SoulHealer – Bear the Cross (Pure Legend)Wednesday, 1st October 2014
Mascots and cover art in heavy metal can go hand in hand, especially in the melodic metal/traditional metal realm. Yes, Iron Maiden’s Eddie probably started things eons ago, but through the years everything from pumpkins to eagles, dragons and swords often symbolize what fans can expect in a certain band. For instance, when looking at the discography of Finnish act SoulHealer, their three albums portray a consistent top hat skull character in illustrative poses. Bear the Cross is the third album from the quintet, ironically giving off a similar possession/puppeteer vibe as The Number of the Beast – but in the long run, do they have the musical back up to forge their own way in an overcrowded marketplace?
The foundation of SoulHealer’s style is firmly Euro-Metal to the tee: the riffing resolute, the melodies beckon for audience participation, and the tempos classic heavy/power offerings. Readers who have long historical context in the genre, as well as large record collections, will probably be able to pick out reference points on the first listen. “Unleash the Beast” has a lot of early Hammerfall spirit, the title cut runs in Somewhere in Time Maiden-pastures (the lead break action between guitarists Sami Mikkonen and Teemu Kuosmanen exciting in a Priest way), while “The Viper’s Kiss” has a lot of that Running Wild power charge that made them a long standing favorite.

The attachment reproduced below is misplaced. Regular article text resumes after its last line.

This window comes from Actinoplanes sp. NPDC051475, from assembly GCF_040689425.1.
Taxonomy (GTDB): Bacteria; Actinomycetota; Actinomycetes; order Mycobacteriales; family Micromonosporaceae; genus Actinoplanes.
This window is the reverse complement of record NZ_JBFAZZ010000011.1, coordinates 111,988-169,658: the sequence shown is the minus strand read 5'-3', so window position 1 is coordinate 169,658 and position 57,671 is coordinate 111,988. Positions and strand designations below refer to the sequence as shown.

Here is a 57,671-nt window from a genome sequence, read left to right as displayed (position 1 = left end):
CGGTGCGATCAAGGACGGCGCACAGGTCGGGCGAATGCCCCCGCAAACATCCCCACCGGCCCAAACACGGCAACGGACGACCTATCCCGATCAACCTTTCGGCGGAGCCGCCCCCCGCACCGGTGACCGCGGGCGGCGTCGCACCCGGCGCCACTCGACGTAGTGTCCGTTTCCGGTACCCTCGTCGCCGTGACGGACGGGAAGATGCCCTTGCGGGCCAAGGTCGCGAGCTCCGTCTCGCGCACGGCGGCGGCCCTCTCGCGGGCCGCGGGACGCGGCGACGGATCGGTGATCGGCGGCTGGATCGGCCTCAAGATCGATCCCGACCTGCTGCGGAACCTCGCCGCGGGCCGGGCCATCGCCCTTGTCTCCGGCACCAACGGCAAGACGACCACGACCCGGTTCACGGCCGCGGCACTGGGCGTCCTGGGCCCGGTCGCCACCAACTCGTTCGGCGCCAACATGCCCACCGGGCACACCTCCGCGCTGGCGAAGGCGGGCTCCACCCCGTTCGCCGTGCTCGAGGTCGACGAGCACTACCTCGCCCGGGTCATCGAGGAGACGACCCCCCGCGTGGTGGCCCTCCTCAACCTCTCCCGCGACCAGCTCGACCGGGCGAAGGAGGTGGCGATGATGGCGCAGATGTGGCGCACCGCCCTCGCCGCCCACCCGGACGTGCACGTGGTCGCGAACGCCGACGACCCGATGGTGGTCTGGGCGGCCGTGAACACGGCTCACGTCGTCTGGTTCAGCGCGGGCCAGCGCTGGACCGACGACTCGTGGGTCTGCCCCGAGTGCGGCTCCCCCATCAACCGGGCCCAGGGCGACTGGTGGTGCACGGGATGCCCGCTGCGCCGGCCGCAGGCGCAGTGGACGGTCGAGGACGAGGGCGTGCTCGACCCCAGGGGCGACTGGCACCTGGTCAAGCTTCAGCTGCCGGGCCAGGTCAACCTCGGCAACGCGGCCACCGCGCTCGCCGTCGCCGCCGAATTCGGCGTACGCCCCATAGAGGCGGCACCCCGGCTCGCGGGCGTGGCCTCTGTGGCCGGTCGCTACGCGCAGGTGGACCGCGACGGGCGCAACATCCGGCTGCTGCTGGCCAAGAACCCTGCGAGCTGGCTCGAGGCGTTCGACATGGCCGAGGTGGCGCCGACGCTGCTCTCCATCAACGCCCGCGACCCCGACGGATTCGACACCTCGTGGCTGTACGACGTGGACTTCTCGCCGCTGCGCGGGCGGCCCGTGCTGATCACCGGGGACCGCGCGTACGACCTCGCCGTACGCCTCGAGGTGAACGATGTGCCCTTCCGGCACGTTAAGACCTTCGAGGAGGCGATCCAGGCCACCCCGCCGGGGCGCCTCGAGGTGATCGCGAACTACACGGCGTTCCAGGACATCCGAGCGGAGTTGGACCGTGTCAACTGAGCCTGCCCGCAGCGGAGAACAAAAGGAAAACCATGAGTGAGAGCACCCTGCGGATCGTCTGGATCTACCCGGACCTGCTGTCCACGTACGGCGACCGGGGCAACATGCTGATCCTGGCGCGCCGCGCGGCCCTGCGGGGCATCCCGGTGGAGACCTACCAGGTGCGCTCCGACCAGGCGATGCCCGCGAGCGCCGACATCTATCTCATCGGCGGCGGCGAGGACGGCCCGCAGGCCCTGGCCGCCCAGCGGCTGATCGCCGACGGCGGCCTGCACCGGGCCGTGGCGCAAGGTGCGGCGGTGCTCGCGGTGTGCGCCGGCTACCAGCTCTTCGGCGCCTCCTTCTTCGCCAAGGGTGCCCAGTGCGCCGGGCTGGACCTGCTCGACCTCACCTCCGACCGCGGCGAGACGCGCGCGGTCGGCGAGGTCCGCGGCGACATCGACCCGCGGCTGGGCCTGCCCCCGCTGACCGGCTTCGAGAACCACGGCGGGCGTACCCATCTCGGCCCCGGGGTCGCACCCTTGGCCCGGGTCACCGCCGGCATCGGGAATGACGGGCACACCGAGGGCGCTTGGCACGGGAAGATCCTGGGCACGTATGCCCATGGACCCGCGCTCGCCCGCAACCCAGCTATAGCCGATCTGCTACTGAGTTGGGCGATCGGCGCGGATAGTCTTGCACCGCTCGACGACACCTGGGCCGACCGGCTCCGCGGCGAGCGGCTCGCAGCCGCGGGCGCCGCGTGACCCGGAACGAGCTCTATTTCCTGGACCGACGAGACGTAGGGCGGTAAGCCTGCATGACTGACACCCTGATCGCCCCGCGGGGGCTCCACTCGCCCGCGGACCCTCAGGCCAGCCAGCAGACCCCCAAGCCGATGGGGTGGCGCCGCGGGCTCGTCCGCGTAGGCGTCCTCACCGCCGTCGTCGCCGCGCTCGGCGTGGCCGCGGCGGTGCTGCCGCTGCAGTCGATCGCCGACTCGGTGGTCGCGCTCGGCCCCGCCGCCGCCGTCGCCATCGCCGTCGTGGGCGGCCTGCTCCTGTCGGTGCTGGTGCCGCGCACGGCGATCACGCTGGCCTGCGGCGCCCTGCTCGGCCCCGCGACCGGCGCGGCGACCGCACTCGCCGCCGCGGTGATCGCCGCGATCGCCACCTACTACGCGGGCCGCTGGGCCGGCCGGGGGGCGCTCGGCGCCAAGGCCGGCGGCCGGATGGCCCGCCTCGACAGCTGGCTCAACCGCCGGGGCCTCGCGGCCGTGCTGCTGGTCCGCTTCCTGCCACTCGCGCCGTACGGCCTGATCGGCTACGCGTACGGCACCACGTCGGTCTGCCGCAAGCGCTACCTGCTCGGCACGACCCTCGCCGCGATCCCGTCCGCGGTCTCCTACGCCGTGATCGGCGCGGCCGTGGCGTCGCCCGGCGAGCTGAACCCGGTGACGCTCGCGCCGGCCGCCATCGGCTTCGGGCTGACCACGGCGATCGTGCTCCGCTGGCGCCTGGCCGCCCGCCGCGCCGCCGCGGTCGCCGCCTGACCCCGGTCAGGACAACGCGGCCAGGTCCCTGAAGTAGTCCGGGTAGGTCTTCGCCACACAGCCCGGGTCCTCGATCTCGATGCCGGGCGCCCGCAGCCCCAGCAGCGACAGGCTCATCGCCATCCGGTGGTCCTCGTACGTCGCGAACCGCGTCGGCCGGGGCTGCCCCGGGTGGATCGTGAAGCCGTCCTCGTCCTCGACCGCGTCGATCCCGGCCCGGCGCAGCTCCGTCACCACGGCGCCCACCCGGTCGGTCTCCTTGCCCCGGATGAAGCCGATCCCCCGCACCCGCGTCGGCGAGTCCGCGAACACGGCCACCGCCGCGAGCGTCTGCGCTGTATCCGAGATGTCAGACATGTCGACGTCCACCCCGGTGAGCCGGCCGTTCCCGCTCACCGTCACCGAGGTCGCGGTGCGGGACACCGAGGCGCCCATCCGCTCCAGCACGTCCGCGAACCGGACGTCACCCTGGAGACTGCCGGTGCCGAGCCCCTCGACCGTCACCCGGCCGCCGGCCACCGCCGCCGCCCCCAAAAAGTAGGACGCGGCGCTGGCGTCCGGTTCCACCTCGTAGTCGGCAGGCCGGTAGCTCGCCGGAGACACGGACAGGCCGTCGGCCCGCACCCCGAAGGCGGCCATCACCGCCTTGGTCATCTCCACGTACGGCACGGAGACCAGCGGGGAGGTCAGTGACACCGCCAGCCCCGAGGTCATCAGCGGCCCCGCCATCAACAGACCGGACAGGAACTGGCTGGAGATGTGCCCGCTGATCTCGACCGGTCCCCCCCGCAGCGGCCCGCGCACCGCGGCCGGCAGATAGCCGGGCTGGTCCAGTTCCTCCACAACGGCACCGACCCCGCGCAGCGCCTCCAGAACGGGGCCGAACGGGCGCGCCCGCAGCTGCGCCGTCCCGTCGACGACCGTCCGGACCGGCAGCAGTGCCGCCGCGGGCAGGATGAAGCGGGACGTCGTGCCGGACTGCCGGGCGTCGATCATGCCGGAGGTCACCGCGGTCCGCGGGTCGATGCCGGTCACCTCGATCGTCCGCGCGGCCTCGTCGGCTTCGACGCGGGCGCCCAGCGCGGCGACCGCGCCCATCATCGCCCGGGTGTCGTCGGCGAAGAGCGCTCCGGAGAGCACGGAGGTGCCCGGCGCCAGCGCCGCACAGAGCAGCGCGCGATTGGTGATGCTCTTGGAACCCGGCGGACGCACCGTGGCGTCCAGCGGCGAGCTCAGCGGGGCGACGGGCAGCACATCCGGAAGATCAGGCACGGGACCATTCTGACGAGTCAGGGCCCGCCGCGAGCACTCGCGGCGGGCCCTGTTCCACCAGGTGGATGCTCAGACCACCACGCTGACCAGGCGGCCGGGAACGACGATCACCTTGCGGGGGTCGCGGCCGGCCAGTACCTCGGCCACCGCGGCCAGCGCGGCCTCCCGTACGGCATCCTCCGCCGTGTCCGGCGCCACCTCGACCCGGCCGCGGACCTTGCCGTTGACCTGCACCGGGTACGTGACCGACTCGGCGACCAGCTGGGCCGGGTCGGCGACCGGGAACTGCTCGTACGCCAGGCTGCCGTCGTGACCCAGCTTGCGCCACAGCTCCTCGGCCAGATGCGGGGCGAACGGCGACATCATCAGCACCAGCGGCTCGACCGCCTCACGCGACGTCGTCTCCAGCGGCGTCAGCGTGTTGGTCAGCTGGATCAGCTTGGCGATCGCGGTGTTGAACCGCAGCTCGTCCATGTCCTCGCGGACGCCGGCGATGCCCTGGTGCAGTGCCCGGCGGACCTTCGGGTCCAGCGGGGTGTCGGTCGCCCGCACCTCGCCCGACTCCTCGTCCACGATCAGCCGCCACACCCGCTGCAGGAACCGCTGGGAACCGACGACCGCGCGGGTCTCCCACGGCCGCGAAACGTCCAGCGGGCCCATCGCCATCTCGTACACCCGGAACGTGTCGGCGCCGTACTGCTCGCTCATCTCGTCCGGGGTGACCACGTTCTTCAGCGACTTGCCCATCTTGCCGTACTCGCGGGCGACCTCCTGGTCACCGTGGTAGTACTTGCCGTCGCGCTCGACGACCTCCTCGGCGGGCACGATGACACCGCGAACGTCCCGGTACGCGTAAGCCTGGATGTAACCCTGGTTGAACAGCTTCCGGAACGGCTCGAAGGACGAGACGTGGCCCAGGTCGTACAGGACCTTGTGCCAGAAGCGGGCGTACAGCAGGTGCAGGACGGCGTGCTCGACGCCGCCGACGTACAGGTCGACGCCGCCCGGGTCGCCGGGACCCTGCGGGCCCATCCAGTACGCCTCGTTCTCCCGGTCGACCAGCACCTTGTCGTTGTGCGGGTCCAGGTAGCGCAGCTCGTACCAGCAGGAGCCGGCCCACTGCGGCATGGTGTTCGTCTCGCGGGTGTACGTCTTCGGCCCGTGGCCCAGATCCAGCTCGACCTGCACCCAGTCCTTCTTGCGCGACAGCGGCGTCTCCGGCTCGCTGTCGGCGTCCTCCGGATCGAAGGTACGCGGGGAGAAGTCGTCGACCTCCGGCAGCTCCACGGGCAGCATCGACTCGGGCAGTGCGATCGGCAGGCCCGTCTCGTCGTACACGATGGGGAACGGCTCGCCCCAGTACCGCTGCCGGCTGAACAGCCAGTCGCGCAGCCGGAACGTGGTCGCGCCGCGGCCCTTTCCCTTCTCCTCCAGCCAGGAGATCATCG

Which is all well and good if the singing can match the metal muscle SoulHealer’s musicians deliver. In the case of Jori Kärki, this can be hit and miss depending on the song. When asked to hit those ear bleeding Kiske/Dickinson highs of their legacy, the results are painful and sometimes laughable for “Fall from Grace” or closer “Settle the Score”. His wheelhouse is middle of the road semi-melodic note runs, fusing together Rolf Kasparek and Graham Bonnet to be served best on anthems like “Dead Man Walking” or the charging, Metal Church-ish “Revealed”. A slightly modern production on this record compared to last year’s Chasing the Dream gives the guitars and drums more punch, which could help gain more than the ‘old school’ following.
Those who seek out the twin guitar lines that make you want to bust out your own guitar moves wrapped around a solid melodic heavy metal style will find Bear the Cross quite delightful.